Summary: God delights those who love his glory.

Scripture Introduction

Psalm 105.3: “Let the hearts of those who seek the Lord rejoice!” My hope is that you all be completely happy because you are fully satisfied with all that God is for you in Jesus Christ. To get there you must abound in love, for love is the fulfilling of the law, and the great command is to love God and neighbor. Paul prays that very thing for his friends in Philippi.

But love alone is not enough. We are limited and fallen, and so our affections can be bent, and twisted, and severely misplaced. Last week I suggested that love like a locomotive, powerful and mighty to motivate us to do the very things we believe will make us happy. But every train engine needs rails to aim its power. The twin rails which God gives are knowledge and discernment. Together these lead the faithful to chose that which is excellent, bringing you great joy in Christ.

Jonathan Edwards (considered by many to be America’s greatest theologian) wrote extensively about choosing what is godly in order to maximize our pleasure. For example, in Charity and Its Fruits, he says, “It is not contrary to Christianity that a man should love himself, or, which is the same thing, should love his own happiness. If Christianity did indeed tend to destroy a man’s love to himself, and to his own happiness, it would therein tend to destroy the very spirit of humanity…. That to love ourselves is not unlawful, is evident also from the fact, that the law of God makes self-love a rule and measure by which our love to others should be regulated. Thus Christ commands (Matthew 19.19), “You shall love your neighbor as yourself,” which certainly supposes that we may, and must love ourselves…. And the same appears also from the fact, that the Scriptures, from one end of the Bible to the other, are full of motives that are set forth for the very purpose of working on the principle of self-love. Such are all the promises and threatening of the Word of God, its calls and invitations, its counsels to seek our own good, and its warnings to beware of misery” (159-160).

Last week we studied the first half of Philippians 1.9-11. The title was, “I need more love,” because love powerfully motivates behavior. What we love controls us; so we pray with the hymn writer: “More love to Thee, O Christ, more love to Thee.” This week I am trying to answer the question, “Why do I need more love?” In other words, with this powerful engine of love pulling me down the tracks of knowledge and discernment, where will we end up? Where does it take us? What is the end goal of God in this process of sanctification? Let’s read Philippians 1.9-11 and see what God says about that.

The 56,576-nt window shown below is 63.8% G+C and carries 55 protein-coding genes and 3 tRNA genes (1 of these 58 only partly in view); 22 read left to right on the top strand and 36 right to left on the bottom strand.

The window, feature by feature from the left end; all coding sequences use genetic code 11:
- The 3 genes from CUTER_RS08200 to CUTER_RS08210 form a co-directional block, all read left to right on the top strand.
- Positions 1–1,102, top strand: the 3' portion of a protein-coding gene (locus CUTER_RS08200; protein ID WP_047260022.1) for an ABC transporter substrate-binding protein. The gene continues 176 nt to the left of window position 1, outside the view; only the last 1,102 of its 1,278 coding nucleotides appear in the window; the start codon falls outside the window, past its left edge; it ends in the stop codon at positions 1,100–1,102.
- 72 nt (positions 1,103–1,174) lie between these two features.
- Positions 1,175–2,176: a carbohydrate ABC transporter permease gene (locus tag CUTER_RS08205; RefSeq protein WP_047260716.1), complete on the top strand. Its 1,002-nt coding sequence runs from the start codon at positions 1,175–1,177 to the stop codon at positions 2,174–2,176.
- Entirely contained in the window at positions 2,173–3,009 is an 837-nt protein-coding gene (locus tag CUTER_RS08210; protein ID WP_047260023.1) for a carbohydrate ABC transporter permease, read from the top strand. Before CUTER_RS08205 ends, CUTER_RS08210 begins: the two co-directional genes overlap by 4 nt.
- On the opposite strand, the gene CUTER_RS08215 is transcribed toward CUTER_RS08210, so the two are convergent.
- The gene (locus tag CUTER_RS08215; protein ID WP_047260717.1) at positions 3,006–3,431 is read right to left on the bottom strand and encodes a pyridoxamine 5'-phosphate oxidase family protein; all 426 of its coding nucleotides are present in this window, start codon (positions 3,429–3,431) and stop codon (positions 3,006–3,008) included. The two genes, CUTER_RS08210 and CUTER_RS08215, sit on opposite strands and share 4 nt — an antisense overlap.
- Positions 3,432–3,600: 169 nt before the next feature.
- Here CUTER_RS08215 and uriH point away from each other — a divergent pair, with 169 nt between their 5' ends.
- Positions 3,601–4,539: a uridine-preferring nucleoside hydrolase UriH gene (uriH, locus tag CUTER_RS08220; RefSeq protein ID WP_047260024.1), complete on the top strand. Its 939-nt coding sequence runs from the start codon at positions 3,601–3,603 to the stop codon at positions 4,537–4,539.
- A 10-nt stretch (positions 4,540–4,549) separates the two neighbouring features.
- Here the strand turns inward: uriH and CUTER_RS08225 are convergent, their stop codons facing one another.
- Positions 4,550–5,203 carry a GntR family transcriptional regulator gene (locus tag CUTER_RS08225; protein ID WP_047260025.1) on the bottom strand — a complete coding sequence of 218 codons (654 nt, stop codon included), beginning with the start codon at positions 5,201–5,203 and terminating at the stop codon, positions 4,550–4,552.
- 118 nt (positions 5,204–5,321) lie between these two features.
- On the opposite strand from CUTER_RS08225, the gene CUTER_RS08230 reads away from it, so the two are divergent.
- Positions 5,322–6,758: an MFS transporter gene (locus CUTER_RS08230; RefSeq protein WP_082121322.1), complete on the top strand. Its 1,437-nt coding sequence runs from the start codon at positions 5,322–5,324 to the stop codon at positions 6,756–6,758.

[Read Philippians 1.9-11. Pray.]


Sheena Iyengar was interviewed on NPR this week. Ms. Iyengar is a researcher and Professor of Business at Columbia University. Her book, The Art of Choosing, explores decision making: why do we do what we do.

She told of a time in Japan when she ordered green tea at a shop. She asked for sugar, but the waiter stared at her mouth gaping, obviously shocked. She asked again only to have him tell her that, in Japan, we do not put sugar in tea. She said, Yes, she understood that, but tea always tasted slightly bitter to her and she really preferred it with some sugar. The waiter refused, but agreed to discuss her request with a manager.

For her part, as an American citizen (though her parents immigrated from Delhi, India), she felt her personal preferences should determine what was done. But Ms. Iyengar could only listen helplessly as the waiter and manager vigorously discussed her “bizarre” request. Eventually, the manager came to the table and explained that in Japan we do not use sugar in tea. She said she understood, but wanted him to bring her a sugar anyway. So he said, “I’m sorry, but we do not have any sugar.” Exasperated, she said that she would just have a cup of coffee instead. They brought her a cup of coffee, and there, sitting on the saucer was a pack of sugar.

She “knew” what choice would make her happy: sugar in her tea. The waiter and manager also knew what would make her happy: avoiding the major social faux pas.

That seems to me a kind of allegory for life. Sometimes I feel sure that I know what will make me happy and I can be very busy convincing God and myself of it. But the Lord knows something different than I do, and has something else in mind.

I think one of the sharpest examples of this in the Bible is in the life of Moses. Hebrews 11.24-26: “By faith Moses, when he was grown up, refused to be called the son of Pharaoh’s daughter, choosing rather to be mistreated with the people of God than to enjoy the fleeting pleasures of sin. He considered the reproach of Christ greater wealth than the treasures of Egypt, for he was looking to the reward.”

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